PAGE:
sugar and reducing sugar content could be utilized in the breeding programme for
the development of borer resistant varieties in brinjal.
2.2.2.3 Ash
Dadmal et al. (2004) found a negative correlation between ash content and
infestation by borers. Similarly, Shinde (2007) found a negative correlation of
fruit infestation with ash and silica content of eggplant.
Elanchezhyan et al. (2009) reported a negative correlation between ash
content and borer infestation. In brinjal variety "Sweta" (Resistant) ash content

31
recorded was 12.3 per cent as compared to 10.1 per cent in variety "Bejo Sheetal"
(Susceptible).
2.2.2.4 Moisture
Panda (1999) reported that low percentage of moisture restricts the attack
of shoot and fruit borer. Jat and Pareek (2003) reported that moisture content had
a significant positive correlation with shoot damage by borers. Dadmal et al.
(2004); Kale et al. (1986) and Patil et al. (1994) reported a positive correlation
between moisture content and shoot damage by borers.
Hazra et al. (2004) reported that lower moisture content in the fruits was
associated with less susceptibility to the infestation by L. orbonalis Guenee.
Elanchezhyan et al. (2009) reported a positive correlation between
moisture content in leaves and shoot damage by L. orbonalis. They further,
reported 78.4 per cent moisture in brinjal variety "Sweta" (Resistant) as compared
to the 89.2 per cent in "Bejo Sheetal" (Susceptible).

32
3 MATERIAL AND METHODS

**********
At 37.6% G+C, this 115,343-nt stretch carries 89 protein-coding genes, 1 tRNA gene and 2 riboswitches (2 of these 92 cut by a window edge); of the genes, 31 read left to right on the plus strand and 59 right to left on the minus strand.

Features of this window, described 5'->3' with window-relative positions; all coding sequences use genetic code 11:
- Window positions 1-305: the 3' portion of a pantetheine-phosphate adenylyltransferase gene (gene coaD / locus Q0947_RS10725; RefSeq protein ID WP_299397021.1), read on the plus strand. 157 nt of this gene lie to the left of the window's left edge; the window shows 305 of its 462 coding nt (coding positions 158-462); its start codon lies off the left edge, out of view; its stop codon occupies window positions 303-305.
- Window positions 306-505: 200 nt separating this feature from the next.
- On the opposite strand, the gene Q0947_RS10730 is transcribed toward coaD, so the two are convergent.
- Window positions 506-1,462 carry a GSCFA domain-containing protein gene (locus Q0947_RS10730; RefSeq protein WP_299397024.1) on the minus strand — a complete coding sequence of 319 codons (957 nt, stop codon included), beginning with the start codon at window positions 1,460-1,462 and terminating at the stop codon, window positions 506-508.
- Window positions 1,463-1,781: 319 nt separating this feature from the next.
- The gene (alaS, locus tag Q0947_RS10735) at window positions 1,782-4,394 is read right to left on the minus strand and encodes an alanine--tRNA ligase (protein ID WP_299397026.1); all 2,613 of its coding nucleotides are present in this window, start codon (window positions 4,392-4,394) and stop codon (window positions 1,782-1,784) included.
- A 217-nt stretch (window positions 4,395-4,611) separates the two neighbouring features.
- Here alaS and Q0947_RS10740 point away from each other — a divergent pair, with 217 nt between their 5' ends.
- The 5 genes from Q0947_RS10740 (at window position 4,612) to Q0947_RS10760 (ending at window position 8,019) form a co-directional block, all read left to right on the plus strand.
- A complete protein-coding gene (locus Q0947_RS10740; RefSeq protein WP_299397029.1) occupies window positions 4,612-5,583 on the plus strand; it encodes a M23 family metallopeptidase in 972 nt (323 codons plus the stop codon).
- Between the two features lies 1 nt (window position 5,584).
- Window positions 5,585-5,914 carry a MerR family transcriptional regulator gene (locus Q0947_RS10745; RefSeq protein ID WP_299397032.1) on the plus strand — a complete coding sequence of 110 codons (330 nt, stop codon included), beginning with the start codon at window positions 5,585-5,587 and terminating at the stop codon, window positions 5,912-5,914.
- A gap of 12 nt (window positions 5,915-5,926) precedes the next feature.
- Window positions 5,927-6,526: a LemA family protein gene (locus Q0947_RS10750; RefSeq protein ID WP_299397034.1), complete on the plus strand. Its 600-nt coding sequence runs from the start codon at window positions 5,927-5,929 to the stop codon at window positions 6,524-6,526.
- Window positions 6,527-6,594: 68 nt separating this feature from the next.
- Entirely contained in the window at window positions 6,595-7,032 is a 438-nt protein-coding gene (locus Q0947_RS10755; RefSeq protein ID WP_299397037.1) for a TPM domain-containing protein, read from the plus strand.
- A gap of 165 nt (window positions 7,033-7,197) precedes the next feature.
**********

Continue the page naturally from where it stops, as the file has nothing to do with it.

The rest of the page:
3.1 Studies on incidence and severity of important brinjal
varieties/genotypes against shoot and fruit borer under field
conditions
The present investigations were carried out in the experimental field of
Division of Entomology, Sher-e-Kashmir University of Agricultural Sciences and
Technology of Kashmir, Shalimar, Srinagar which is situated at the height of 1650
meters above the mean sea level. Twelve important brinjal varieties/genotypes
were screened against brinjal shoot and fruit borer (Leucinodes orbonalis
Guenee), at the experimental site having clay loam soil type (Plate-1).
The experimental material was transplanted in plots of size 3x 2 m on 1
st
June 2011 in Randomized Block Design with three replications of each
variety/genotype having row to row and plant to plant distance maintained at 60
and 45 cm, respectively. Other agronomic practices were carried out as per the
Package of Practices recommended by Division of Olericulture, SKUAST-K,
Shalimar. However, no insecticidal treatment was given to the experimental
material.
Five plants per replication of each treatment were tagged at random and
observed for relative susceptibility of various brinjal genotypes to the L. orbonalis
infestation by recording weight and numbers of infested and uninfested fruits
from each entry upto harvest and percentage of infestation was calculated.
Fruit damage on the basis of weight as well as on number was recorded at
weekly intervals commencing from first picking (40 DAT) till harvest of the crop.